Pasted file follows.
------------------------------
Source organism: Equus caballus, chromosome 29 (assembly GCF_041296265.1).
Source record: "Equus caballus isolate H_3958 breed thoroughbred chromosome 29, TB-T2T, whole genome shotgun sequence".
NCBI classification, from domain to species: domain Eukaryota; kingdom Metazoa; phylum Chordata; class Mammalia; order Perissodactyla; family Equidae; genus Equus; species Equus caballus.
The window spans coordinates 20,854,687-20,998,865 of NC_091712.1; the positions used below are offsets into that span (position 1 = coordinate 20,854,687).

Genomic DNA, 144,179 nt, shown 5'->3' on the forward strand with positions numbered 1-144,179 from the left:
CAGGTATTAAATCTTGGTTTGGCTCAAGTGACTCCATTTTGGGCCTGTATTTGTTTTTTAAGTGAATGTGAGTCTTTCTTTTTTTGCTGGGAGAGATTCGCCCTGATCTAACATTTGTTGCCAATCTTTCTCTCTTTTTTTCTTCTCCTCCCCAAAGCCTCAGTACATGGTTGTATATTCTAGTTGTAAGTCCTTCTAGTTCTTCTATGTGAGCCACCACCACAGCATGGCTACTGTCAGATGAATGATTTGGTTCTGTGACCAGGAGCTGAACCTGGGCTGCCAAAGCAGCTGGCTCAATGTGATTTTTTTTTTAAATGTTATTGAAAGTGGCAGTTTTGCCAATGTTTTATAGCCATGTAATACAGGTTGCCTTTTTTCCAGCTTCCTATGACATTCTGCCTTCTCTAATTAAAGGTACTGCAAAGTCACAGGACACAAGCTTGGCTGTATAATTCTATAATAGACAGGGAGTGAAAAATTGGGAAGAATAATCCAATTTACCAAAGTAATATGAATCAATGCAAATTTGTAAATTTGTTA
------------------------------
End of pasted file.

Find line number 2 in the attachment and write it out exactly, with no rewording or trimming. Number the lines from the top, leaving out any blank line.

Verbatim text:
Source record: "Equus caballus isolate H_3958 breed thoroughbred chromosome 29, TB-T2T, whole genome shotgun sequence".